1980 witnessed a grudge match as 1978 and 1979 finalists Rees and Lowe did battle, with the latter prevailing. Lazarenko eliminated Alan Evans, while reigning World Champion Bristow took out Ray Cornibert. 1980 runners-up Bobby George beat Tim Brown, while Ceri Morgan and Allan Hogg defeated News of the World and World Cup Singles Champions Stefan Lord and Virachkul respectively. Round 1 concluded with Tony Brown defeating Daniel Serie, while Wilson knocked out defending champion Sontag. The first quarter-finals pitted 1980 World Championship re-matches; Lowe again lost to Lazarenko, while George was unable to avenge his Final loss to Bristow.[14] Meanwhile, Morgan beat Hogg and Wilson overcame Brown. In the semi-finals, Bristow defeated Lazarenko while Wilson dumped out surprise package Morgan.[15][8]

As both Bristow and Wilson were regarded for their recent performances, a close Final was expected.[8] This certainly proved the case.[15] Despite Bristow and especially Jocky reflecting darts culture by overly indulging in cigarettes and alcohol, both remained competitive.[15] Wilson expressed his nervousness heading into the clash, while Bristow aimed to maintain his 100% winning record over the Scotsman. Ultimately, with the score at 5-5, Bristow narrowly missed out on victory by failing to land double 20. It allowed Wilson to hit 18, 17, and double 20 to get out on 75 and finally defeat the World Champion.[15][11] Bristow and Wilson's famous yet otherwise friendly rivalry carried on throughout the 1980s.[16][15]

The 1981 edition was promoted as an international tournament, featuring British, American, Canadian, Belgian, Swedish, and Singaporean competitors.[9] In Round 1, Lord beat Luc Marrell, while Bristow eliminated Morgan. Lowe and Rees defeated Bullseye debutants Billy Mateer and Paul Lim respectively. A North American clash saw Robert Sinnaeve upset Jerry Umberger, as Lazarenko defeated Dave Whitcombe in the battle of Englishmen. Wilson kickstarted his title defence with a win over Tony Brown, while George beat Evans. In the quarter-finals, Lord pulled off a shock win over Bristow, while Lowe and Rees resumed their rivalry with the former again winning. Lowe outmatched George before beating either Lazarenko or Sinnaeve to reach his second consecutive Final. There he met Lowe, who beat Lord in the semi-finals.[9] It was another close affair, ultimately seeing Wilson edge out Lowe 6-5 for back-to-back titles.[11] Outside of Bullseye, Wilson enjoyed an illustrious career, winning the 1982 and 1989 World Championships.[17][16] He also credited Bullseye as the catalyst for his career and his overall image in the sport.[18]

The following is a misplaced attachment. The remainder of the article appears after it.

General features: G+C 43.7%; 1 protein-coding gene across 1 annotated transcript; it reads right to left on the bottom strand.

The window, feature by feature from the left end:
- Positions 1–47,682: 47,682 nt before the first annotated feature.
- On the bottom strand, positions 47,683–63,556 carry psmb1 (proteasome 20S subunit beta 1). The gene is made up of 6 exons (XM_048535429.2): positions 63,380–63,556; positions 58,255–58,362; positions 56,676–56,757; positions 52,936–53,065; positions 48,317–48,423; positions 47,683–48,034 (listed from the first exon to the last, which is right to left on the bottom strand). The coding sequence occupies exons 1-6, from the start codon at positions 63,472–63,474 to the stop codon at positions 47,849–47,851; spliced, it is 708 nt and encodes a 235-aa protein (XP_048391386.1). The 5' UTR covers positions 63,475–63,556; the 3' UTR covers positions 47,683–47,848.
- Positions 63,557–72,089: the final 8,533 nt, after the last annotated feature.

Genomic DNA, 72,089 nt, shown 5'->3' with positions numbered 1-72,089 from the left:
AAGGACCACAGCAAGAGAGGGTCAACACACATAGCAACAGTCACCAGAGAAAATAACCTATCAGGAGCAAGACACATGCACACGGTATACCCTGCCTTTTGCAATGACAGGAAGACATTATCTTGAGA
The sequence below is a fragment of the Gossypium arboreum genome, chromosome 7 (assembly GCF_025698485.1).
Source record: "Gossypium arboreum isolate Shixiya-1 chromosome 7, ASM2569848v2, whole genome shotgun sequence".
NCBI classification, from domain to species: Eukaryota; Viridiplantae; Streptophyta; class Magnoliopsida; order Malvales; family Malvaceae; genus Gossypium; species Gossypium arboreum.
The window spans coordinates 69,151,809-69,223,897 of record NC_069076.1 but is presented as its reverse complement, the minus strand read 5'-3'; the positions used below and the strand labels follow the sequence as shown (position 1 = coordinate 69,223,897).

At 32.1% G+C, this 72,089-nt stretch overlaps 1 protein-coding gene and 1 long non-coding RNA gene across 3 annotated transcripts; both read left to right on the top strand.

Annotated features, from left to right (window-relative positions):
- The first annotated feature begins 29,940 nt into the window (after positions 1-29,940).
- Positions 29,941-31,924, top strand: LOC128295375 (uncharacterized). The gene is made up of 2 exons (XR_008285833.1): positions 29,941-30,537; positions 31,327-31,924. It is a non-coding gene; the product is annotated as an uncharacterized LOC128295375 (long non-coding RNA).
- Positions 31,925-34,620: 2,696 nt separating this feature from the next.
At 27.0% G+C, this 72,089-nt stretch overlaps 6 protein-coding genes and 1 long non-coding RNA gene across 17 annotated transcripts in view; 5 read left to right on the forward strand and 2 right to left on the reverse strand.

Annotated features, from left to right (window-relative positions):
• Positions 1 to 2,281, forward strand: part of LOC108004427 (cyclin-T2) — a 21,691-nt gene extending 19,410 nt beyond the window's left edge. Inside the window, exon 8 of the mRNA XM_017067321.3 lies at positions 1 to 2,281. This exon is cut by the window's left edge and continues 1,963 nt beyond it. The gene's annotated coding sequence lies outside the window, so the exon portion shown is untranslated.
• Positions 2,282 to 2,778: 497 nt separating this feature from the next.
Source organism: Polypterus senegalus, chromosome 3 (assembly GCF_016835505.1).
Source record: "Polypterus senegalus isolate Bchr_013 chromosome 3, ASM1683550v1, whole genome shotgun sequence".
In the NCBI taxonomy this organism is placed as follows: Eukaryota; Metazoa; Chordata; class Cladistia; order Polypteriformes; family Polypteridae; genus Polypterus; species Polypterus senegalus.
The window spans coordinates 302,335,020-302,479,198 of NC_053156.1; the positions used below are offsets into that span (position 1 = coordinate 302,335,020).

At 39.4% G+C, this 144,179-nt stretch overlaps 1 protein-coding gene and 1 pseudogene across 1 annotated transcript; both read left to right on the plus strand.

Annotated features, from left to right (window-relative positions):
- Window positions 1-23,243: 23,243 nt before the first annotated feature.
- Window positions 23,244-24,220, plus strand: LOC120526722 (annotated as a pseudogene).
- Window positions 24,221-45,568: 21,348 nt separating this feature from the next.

The Bullseye tournaments were held after the BBC had implemented its archiving policy in 1978, thus mostly ending its tape-wiping practices.[19] It is, therefore, possible Bullseye was exempt from being wiped, though the tournaments have fallen into relative obscurity, in part thanks to the ITV game show. Highlights of the 1980 Final and the show's intro sequence can be found on YouTube. Additionally, the British Film Institute holds a copy of the 25th May 1979 broadcast, containing the Wilson-Virachkul and Rees-Lord matches. Little else is currently available to the public.[20][4]